Role of the Sponsorship Queue

Emmet Hikory persia at
Thu Mar 4 17:43:28 GMT 2010

Daniel Holbach wrote:
> On 04.03.2010 12:06, Emmet Hikory wrote:
>> Complicating the process by which
>> a patch is reviewed is not the way to make more patches get reviewed.
>> Developers asking non-developers to go review patches before
>> developers do is likely to just reduce the average quality of response
>> to patch submitters : If developers are good at patch review, we're
>> removing our best team from the set of reviewers.  If developers
>> aren't especially better at review, we're telling everyone else they
>> are second class which can't help motivation.
> I'm not sure I understand.

    Having to subscribe a team is more complicated than not
subscribing a team.  Creating a process that discourages developers
from reviewing the patch queue reduces the people looking at patches,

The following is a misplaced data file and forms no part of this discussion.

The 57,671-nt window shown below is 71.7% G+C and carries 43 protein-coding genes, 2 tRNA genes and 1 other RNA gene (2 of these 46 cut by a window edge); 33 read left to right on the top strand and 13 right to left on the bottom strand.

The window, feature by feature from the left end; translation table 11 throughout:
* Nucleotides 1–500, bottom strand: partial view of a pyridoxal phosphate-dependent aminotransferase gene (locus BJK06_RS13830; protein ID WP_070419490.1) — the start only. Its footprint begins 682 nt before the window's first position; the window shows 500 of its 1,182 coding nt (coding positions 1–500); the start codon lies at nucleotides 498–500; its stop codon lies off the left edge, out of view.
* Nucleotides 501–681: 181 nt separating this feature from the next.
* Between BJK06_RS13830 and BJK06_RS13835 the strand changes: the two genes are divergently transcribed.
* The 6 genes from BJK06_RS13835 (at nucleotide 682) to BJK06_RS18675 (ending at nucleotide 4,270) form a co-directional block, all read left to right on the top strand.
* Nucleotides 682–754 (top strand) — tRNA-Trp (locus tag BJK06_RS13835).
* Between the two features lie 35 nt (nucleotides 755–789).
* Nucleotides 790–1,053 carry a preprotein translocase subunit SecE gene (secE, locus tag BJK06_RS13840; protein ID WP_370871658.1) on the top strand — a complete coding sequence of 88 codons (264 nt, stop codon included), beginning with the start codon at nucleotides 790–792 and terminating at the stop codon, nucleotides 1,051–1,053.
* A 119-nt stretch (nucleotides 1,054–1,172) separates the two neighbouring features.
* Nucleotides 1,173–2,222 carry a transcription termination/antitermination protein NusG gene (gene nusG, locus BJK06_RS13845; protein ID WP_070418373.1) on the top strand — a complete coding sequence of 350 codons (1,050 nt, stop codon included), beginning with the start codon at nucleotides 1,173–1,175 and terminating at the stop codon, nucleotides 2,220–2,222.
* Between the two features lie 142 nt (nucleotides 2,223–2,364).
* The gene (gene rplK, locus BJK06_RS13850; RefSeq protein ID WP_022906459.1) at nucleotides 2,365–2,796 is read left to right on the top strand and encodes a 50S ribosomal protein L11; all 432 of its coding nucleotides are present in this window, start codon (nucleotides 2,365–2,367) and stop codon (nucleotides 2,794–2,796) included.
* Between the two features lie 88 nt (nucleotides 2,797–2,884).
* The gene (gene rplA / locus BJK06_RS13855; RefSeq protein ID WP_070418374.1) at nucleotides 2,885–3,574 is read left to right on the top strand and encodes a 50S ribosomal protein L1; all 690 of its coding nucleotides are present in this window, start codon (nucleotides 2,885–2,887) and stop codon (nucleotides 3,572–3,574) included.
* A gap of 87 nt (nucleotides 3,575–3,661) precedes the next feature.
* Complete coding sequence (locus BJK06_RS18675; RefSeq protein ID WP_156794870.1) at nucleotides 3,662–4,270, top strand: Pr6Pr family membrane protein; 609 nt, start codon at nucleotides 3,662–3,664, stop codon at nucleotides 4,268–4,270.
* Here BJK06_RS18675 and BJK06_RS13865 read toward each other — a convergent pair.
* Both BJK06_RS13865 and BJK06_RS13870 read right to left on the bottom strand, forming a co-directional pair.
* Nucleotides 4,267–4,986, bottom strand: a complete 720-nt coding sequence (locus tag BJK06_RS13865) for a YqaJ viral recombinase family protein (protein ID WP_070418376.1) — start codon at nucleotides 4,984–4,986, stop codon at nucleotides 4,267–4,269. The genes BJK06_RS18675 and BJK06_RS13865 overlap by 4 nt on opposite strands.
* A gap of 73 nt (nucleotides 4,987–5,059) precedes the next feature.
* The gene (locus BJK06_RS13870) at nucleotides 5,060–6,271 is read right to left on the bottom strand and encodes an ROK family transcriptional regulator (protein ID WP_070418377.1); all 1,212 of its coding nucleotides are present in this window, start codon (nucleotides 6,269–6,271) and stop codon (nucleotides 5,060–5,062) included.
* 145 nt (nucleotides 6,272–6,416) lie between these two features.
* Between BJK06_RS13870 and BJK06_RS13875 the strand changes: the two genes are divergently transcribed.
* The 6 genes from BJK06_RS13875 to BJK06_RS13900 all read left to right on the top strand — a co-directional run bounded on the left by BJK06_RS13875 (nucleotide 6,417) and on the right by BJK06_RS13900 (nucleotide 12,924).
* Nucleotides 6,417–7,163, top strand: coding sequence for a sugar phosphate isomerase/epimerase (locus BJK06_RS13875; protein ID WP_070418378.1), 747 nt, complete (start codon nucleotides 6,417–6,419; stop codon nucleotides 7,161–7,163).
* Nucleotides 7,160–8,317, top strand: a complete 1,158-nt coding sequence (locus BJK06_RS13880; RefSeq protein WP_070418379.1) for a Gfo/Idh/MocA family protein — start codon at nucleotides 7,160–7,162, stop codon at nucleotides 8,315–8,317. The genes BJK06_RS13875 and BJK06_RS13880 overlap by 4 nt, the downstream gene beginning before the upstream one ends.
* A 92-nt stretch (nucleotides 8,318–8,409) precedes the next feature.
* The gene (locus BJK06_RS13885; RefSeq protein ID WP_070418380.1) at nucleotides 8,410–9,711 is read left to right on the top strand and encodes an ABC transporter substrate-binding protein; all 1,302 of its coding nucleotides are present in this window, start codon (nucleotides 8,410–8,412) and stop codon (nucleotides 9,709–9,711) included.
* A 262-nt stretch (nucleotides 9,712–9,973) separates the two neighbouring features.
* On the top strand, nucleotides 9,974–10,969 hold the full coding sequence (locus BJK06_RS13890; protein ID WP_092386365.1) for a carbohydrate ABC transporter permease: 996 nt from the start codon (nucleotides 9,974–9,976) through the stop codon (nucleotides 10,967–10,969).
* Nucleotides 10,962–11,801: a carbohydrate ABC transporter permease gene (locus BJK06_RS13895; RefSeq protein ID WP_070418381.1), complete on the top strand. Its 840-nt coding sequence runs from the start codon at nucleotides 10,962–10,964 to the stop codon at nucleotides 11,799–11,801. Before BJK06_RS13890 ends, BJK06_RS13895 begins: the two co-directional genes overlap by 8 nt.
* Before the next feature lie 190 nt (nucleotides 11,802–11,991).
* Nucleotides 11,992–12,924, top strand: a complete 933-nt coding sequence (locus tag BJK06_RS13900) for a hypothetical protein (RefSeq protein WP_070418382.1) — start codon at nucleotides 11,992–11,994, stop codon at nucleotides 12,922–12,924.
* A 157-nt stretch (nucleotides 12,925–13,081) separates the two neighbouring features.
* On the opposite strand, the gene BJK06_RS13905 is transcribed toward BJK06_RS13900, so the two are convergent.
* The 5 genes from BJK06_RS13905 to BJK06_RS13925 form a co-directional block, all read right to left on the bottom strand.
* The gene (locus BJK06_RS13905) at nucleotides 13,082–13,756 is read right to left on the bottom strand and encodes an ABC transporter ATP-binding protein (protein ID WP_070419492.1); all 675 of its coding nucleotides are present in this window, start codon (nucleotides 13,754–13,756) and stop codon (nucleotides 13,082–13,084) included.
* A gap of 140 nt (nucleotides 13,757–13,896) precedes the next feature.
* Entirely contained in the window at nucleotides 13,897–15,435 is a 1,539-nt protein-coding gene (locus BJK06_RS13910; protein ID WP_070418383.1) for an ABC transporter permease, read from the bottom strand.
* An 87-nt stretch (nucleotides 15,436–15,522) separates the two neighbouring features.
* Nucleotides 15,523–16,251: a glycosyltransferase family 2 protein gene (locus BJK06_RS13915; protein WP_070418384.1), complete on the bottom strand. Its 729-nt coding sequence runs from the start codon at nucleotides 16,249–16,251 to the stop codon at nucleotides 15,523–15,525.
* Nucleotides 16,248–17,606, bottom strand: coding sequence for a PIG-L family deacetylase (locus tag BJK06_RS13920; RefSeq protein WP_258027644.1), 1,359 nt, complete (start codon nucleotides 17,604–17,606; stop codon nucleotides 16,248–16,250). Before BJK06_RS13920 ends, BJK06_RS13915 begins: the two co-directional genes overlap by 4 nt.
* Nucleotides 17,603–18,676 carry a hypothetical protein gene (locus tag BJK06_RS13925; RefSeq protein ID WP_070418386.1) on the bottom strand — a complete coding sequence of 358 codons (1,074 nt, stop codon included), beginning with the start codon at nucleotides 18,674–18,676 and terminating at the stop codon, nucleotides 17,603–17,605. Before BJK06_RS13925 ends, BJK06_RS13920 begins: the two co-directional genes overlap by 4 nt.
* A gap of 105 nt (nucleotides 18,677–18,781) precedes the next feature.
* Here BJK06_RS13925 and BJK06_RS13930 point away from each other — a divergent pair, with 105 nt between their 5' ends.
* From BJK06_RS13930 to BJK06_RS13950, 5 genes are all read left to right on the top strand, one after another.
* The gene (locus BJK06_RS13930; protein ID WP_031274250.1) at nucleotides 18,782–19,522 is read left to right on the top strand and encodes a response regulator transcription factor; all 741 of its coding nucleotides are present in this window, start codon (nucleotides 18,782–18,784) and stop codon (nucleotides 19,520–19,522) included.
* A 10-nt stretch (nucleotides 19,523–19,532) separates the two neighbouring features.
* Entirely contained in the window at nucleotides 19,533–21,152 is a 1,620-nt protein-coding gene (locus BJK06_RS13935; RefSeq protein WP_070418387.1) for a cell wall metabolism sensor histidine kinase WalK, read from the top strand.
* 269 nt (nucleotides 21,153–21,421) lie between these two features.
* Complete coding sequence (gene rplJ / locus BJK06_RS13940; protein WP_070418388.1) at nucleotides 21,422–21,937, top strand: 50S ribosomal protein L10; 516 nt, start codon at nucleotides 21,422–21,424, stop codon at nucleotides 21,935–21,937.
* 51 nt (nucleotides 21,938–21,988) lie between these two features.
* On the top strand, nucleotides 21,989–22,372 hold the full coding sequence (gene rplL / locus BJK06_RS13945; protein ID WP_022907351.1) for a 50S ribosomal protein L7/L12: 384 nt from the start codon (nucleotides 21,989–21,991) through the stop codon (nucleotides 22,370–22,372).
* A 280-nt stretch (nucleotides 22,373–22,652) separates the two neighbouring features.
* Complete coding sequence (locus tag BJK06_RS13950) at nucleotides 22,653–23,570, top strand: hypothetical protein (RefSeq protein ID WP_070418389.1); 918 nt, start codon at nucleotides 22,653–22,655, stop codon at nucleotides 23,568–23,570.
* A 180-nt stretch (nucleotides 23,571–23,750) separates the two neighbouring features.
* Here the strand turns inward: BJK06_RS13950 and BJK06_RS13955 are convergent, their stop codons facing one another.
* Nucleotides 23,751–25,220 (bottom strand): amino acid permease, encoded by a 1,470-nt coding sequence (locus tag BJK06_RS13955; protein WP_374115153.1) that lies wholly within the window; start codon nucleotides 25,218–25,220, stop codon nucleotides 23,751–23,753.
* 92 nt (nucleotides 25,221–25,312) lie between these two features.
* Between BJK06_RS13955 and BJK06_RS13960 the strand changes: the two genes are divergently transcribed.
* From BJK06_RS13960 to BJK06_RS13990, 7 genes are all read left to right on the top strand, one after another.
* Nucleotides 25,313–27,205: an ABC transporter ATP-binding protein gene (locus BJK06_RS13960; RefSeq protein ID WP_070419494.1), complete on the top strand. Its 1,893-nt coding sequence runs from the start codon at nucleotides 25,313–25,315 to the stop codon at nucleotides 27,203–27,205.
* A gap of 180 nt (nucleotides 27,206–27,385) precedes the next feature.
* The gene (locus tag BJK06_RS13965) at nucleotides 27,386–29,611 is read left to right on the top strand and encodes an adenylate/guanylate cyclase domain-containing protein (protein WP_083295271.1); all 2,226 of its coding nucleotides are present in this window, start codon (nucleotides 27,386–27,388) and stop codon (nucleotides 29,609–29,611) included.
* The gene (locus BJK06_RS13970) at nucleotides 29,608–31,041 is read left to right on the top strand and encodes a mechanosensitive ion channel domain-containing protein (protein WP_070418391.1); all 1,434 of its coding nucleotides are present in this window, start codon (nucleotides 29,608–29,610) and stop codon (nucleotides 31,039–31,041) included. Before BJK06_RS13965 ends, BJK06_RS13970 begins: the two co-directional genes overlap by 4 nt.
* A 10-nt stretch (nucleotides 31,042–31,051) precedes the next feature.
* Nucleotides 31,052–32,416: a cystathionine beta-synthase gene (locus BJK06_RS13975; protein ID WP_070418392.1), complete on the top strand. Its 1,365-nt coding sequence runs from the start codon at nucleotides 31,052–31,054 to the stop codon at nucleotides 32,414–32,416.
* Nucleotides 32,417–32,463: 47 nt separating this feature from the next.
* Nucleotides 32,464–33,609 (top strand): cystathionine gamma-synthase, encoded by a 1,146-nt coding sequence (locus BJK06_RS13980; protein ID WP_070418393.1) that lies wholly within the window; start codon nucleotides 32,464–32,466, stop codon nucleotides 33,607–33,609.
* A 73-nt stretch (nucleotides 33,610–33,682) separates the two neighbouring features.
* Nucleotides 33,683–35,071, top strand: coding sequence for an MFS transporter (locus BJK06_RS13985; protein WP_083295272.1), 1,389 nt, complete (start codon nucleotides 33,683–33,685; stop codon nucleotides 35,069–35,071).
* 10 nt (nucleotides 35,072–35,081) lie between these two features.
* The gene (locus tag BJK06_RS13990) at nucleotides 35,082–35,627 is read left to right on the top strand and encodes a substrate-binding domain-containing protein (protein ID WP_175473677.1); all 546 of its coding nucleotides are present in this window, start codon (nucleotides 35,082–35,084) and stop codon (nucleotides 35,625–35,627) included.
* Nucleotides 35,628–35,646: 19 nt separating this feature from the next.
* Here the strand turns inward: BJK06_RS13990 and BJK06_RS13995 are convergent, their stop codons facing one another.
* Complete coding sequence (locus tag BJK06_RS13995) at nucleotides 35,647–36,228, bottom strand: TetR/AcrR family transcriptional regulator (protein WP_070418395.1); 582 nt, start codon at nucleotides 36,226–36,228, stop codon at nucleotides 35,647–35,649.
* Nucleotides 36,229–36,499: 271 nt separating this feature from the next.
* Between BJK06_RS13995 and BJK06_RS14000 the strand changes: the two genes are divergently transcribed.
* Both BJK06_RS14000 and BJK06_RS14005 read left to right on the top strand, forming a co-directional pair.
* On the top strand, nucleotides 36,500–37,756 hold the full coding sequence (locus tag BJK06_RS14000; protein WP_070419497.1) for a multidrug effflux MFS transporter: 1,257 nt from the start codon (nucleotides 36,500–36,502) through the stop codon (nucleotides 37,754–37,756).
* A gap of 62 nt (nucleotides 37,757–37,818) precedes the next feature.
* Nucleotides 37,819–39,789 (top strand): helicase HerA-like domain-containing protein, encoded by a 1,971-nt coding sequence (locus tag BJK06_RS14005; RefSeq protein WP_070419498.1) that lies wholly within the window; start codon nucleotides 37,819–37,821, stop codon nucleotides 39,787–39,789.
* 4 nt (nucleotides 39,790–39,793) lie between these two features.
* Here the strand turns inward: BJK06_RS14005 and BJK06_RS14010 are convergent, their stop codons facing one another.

and further reduces the people we believe to be best suited at review
to review patches.

>> If 2000 is the correct
>> number, then that's only about 15 patches per developer.  If not so
>> many developers are active, that's maybe 30.  If everyone reviews one
>> patch a day, we'll be done somewhere between a two and six weeks,
>> depending on how many of us there are.
> By the same logic keeping on top of the sponsoring queue should be a
> piece of cake. It just isn't. That's what I mean by "reality".

    The ubuntu-universe-sponsors queue gets to zero several times a
cycle.  I believe part of the reason that this happens is because the
guidelines for processing this queue encourage developers to
prioritise uploads of stuff that is ready to upload, and remove stuff
that needs work from the queue (subscribing themsellves and following
up later).  That the main sponsors queue doesn't get unclogged is not,
to me, a good argument for why it makes sense to encourage
non-candiate patches, but precisely the opposite.


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